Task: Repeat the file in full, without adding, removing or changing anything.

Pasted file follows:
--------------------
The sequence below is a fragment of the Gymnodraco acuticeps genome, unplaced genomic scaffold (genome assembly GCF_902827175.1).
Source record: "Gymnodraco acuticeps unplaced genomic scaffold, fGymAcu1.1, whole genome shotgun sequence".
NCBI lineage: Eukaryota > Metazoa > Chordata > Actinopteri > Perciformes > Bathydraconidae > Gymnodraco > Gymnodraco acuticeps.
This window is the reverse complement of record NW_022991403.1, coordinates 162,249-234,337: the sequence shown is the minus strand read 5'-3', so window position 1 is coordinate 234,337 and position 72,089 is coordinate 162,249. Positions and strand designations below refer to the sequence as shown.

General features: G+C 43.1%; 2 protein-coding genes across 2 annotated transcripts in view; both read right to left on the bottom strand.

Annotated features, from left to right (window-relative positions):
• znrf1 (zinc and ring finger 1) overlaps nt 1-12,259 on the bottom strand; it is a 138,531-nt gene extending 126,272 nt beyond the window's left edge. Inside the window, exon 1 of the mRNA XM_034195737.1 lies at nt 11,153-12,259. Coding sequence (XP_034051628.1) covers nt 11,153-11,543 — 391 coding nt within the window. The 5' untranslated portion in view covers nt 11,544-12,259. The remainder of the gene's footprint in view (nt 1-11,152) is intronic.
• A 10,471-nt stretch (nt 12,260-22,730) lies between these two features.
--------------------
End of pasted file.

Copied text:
The sequence below is a fragment of the Gymnodraco acuticeps genome, unplaced genomic scaffold (genome assembly GCF_902827175.1).
Source record: "Gymnodraco acuticeps unplaced genomic scaffold, fGymAcu1.1, whole genome shotgun sequence".
NCBI lineage: Eukaryota > Metazoa > Chordata > Actinopteri > Perciformes > Bathydraconidae > Gymnodraco > Gymnodraco acuticeps.
This window is the reverse complement of record NW_022991403.1, coordinates 162,249-234,337: the sequence shown is the minus strand read 5'-3', so window position 1 is coordinate 234,337 and position 72,089 is coordinate 162,249. Positions and strand designations below refer to the sequence as shown.

General features: G+C 43.1%; 2 protein-coding genes across 2 annotated transcripts in view; both read right to left on the bottom strand.

Annotated features, from left to right (window-relative positions):
• znrf1 (zinc and ring finger 1) overlaps nt 1-12,259 on the bottom strand; it is a 138,531-nt gene extending 126,272 nt beyond the window's left edge. Inside the window, exon 1 of the mRNA XM_034195737.1 lies at nt 11,153-12,259. Coding sequence (XP_034051628.1) covers nt 11,153-11,543 — 391 coding nt within the window. The 5' untranslated portion in view covers nt 11,544-12,259. The remainder of the gene's footprint in view (nt 1-11,152) is intronic.
• A 10,471-nt stretch (nt 12,260-22,730) lies between these two features.